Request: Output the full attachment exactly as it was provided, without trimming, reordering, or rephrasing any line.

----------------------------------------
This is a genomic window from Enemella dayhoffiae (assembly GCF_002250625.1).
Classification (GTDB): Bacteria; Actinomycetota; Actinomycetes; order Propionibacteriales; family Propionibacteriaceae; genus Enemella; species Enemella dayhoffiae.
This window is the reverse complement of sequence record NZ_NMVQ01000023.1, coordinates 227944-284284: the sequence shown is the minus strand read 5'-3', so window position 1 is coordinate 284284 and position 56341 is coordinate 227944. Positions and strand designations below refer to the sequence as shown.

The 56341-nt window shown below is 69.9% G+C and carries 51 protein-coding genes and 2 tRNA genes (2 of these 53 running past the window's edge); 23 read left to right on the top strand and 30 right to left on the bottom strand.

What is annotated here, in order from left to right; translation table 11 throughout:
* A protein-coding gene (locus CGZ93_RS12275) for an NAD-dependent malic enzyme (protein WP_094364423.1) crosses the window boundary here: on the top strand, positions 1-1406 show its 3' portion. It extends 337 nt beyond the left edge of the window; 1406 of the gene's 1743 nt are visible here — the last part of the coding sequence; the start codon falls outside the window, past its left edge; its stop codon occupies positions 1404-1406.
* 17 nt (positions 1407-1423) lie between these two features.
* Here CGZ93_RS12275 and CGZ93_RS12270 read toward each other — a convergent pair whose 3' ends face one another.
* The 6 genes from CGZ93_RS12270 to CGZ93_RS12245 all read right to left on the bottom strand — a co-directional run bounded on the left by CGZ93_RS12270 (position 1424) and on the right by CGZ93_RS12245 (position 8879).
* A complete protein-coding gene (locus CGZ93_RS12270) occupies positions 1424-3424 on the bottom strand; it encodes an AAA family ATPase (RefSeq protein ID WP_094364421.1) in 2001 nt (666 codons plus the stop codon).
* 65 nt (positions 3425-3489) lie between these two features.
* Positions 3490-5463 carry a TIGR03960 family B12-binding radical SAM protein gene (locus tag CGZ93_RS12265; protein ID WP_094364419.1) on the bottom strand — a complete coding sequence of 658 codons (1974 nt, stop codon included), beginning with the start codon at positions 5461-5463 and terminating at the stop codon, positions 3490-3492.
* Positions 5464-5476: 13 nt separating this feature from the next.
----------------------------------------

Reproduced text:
This is a genomic window from Enemella dayhoffiae (assembly GCF_002250625.1).
Classification (GTDB): Bacteria; Actinomycetota; Actinomycetes; order Propionibacteriales; family Propionibacteriaceae; genus Enemella; species Enemella dayhoffiae.
This window is the reverse complement of sequence record NZ_NMVQ01000023.1, coordinates 227944-284284: the sequence shown is the minus strand read 5'-3', so window position 1 is coordinate 284284 and position 56341 is coordinate 227944. Positions and strand designations below refer to the sequence as shown.

The 56341-nt window shown below is 69.9% G+C and carries 51 protein-coding genes and 2 tRNA genes (2 of these 53 running past the window's edge); 23 read left to right on the top strand and 30 right to left on the bottom strand.

What is annotated here, in order from left to right; translation table 11 throughout:
* A protein-coding gene (locus CGZ93_RS12275) for an NAD-dependent malic enzyme (protein WP_094364423.1) crosses the window boundary here: on the top strand, positions 1-1406 show its 3' portion. It extends 337 nt beyond the left edge of the window; 1406 of the gene's 1743 nt are visible here — the last part of the coding sequence; the start codon falls outside the window, past its left edge; its stop codon occupies positions 1404-1406.
* 17 nt (positions 1407-1423) lie between these two features.
* Here CGZ93_RS12275 and CGZ93_RS12270 read toward each other — a convergent pair whose 3' ends face one another.
* The 6 genes from CGZ93_RS12270 to CGZ93_RS12245 all read right to left on the bottom strand — a co-directional run bounded on the left by CGZ93_RS12270 (position 1424) and on the right by CGZ93_RS12245 (position 8879).
* A complete protein-coding gene (locus CGZ93_RS12270) occupies positions 1424-3424 on the bottom strand; it encodes an AAA family ATPase (RefSeq protein ID WP_094364421.1) in 2001 nt (666 codons plus the stop codon).
* 65 nt (positions 3425-3489) lie between these two features.
* Positions 3490-5463 carry a TIGR03960 family B12-binding radical SAM protein gene (locus tag CGZ93_RS12265; protein ID WP_094364419.1) on the bottom strand — a complete coding sequence of 658 codons (1974 nt, stop codon included), beginning with the start codon at positions 5461-5463 and terminating at the stop codon, positions 3490-3492.
* Positions 5464-5476: 13 nt separating this feature from the next.